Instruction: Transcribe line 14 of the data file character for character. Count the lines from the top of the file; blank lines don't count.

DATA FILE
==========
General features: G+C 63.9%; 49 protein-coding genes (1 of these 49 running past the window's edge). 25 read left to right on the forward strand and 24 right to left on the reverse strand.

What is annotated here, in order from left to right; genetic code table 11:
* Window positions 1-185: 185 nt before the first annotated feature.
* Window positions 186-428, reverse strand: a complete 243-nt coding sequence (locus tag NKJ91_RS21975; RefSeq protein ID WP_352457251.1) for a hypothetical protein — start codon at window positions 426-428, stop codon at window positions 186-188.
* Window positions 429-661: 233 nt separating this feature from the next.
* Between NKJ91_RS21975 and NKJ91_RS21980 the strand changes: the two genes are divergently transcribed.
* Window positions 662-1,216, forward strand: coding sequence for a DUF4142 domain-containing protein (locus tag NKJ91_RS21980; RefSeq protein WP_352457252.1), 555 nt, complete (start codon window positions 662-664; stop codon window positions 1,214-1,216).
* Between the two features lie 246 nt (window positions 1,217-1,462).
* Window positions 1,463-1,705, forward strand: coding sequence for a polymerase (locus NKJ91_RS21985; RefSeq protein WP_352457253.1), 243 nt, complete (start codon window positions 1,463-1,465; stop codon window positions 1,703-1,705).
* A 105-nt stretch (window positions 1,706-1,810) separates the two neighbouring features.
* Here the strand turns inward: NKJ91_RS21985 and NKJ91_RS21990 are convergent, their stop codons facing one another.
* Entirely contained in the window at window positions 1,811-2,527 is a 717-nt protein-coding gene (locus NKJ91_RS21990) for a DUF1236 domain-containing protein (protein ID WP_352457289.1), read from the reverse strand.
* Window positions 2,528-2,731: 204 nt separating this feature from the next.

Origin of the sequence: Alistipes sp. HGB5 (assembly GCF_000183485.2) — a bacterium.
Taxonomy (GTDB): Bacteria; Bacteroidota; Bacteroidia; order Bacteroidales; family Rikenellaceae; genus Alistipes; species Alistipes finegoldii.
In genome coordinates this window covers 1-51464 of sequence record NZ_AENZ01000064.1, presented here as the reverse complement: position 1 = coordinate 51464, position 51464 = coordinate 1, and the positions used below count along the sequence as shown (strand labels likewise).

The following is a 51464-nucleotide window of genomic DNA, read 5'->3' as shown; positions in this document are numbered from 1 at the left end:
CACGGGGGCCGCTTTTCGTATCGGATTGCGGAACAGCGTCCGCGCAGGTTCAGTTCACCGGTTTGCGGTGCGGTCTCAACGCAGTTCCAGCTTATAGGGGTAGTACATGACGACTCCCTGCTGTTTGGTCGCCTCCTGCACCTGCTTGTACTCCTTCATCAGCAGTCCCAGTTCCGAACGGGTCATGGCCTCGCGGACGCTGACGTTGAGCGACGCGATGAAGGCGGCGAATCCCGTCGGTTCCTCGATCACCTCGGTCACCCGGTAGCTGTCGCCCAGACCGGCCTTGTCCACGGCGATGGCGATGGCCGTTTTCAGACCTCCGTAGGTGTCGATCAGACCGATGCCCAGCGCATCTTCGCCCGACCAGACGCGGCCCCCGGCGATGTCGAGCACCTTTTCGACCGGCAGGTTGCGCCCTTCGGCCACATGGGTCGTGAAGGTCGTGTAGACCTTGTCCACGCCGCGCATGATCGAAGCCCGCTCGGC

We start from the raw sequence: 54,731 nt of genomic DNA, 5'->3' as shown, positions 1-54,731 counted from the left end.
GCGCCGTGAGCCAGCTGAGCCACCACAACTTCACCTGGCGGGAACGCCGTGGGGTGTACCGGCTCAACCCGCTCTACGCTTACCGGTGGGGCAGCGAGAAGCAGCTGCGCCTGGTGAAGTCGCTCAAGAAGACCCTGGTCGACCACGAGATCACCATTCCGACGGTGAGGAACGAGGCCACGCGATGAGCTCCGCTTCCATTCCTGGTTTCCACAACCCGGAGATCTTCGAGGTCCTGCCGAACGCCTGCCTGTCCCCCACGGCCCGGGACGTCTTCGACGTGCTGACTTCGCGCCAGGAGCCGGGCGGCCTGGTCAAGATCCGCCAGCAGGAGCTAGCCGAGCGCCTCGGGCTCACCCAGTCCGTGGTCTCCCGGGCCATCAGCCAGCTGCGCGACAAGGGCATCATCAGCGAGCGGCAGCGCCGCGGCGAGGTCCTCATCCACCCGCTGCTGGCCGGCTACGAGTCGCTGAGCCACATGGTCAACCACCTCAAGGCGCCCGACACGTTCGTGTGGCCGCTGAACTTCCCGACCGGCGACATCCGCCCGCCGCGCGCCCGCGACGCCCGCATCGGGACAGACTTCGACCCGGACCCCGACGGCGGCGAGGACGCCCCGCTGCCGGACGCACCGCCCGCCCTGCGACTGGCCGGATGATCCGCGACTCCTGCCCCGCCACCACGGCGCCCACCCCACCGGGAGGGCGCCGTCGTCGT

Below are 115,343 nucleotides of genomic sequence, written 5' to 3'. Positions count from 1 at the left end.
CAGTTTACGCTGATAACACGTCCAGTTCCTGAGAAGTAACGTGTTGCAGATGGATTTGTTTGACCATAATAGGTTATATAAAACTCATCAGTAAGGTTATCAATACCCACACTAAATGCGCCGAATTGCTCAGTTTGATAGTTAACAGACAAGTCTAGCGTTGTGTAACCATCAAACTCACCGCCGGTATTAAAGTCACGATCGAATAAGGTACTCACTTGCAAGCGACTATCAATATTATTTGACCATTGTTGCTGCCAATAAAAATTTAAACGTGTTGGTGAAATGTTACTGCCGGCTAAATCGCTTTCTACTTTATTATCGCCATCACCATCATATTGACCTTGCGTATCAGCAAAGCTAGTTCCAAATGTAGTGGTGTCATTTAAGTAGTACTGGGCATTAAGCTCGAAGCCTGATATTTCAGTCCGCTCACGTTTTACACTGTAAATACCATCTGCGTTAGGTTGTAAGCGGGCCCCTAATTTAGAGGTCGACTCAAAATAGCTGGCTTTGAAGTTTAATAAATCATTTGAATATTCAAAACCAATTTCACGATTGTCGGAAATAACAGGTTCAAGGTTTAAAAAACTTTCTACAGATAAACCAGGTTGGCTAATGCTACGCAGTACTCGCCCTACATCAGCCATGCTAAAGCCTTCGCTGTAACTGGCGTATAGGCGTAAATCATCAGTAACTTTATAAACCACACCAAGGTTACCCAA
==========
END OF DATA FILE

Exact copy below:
Origin of the sequence: Alistipes sp. HGB5 (assembly GCF_000183485.2) — a bacterium.